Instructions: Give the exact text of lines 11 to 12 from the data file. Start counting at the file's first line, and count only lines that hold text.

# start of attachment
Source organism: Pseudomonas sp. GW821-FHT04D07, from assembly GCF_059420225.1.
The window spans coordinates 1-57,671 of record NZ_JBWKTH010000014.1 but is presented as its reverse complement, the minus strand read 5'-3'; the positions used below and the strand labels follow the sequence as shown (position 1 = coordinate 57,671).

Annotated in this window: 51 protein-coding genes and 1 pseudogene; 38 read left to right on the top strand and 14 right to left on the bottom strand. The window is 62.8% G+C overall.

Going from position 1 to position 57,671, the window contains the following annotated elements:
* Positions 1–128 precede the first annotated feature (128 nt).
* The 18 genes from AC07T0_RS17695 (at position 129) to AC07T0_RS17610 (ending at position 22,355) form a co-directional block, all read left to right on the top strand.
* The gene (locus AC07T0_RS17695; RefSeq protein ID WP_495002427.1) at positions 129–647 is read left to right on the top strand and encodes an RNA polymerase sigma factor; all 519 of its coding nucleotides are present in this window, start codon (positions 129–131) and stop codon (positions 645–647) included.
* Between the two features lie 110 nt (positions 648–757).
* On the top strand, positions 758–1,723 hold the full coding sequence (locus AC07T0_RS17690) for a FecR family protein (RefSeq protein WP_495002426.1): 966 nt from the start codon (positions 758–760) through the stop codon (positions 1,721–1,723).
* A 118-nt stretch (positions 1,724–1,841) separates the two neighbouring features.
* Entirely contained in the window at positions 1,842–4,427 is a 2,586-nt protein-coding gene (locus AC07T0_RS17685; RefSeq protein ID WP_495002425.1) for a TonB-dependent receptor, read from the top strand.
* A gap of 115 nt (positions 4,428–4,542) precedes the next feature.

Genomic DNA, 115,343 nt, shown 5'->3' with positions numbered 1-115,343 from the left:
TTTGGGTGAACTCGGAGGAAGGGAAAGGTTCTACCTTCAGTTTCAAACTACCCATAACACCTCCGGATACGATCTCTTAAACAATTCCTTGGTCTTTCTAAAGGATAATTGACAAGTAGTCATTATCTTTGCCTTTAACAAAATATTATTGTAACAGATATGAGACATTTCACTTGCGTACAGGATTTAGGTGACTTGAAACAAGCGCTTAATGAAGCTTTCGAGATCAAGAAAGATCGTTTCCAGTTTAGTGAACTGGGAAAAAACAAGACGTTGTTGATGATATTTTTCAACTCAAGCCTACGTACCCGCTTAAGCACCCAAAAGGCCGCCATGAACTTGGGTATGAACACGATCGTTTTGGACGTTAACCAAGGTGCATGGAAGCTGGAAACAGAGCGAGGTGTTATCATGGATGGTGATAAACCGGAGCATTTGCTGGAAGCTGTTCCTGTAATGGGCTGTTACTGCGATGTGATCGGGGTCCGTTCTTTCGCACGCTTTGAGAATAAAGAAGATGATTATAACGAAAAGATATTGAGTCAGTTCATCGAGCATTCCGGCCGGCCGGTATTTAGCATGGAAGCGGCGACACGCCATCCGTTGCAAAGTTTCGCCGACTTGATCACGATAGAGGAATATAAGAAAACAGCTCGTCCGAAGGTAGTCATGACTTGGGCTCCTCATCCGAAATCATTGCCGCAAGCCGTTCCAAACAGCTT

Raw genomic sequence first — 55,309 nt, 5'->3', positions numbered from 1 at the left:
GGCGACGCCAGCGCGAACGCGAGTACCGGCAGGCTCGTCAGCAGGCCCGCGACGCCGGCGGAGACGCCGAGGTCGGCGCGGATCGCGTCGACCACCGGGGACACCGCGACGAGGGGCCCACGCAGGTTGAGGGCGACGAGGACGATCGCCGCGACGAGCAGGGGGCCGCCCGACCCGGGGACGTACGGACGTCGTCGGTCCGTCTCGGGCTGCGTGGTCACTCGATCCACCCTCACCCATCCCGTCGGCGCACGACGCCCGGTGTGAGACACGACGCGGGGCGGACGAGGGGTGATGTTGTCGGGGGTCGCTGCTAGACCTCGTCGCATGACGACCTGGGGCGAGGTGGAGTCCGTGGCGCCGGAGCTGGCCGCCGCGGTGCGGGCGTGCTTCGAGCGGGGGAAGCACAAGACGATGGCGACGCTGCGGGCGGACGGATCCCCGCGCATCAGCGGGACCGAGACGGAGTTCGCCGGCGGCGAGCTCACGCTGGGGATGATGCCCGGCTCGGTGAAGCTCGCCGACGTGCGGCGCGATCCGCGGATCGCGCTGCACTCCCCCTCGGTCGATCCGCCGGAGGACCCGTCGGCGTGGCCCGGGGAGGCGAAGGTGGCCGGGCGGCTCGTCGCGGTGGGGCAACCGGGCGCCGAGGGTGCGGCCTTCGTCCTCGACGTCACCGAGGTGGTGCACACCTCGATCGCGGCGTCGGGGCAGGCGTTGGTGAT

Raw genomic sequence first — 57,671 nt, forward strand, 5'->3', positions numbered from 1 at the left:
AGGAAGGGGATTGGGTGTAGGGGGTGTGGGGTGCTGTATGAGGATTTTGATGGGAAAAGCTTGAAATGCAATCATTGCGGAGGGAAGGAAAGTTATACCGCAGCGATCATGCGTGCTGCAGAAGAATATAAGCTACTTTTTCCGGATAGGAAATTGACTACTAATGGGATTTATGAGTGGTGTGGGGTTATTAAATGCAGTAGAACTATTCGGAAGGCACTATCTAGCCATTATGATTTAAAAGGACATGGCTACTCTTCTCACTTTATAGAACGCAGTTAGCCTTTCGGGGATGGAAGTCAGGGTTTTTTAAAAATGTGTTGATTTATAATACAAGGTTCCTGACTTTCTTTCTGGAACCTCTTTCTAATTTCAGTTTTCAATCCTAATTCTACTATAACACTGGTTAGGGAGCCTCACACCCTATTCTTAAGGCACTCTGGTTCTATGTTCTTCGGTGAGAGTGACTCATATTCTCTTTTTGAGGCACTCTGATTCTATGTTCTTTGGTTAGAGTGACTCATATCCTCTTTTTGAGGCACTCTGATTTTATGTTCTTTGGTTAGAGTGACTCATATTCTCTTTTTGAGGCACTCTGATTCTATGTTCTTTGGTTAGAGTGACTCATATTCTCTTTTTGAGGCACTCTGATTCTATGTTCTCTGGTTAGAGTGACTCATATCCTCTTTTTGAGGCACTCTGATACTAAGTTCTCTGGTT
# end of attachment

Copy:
* Entirely contained in the window at positions 1,842–4,427 is a 2,586-nt protein-coding gene (locus AC07T0_RS17685; RefSeq protein ID WP_495002425.1) for a TonB-dependent receptor, read from the top strand.
* A gap of 115 nt (positions 4,428–4,542) precedes the next feature.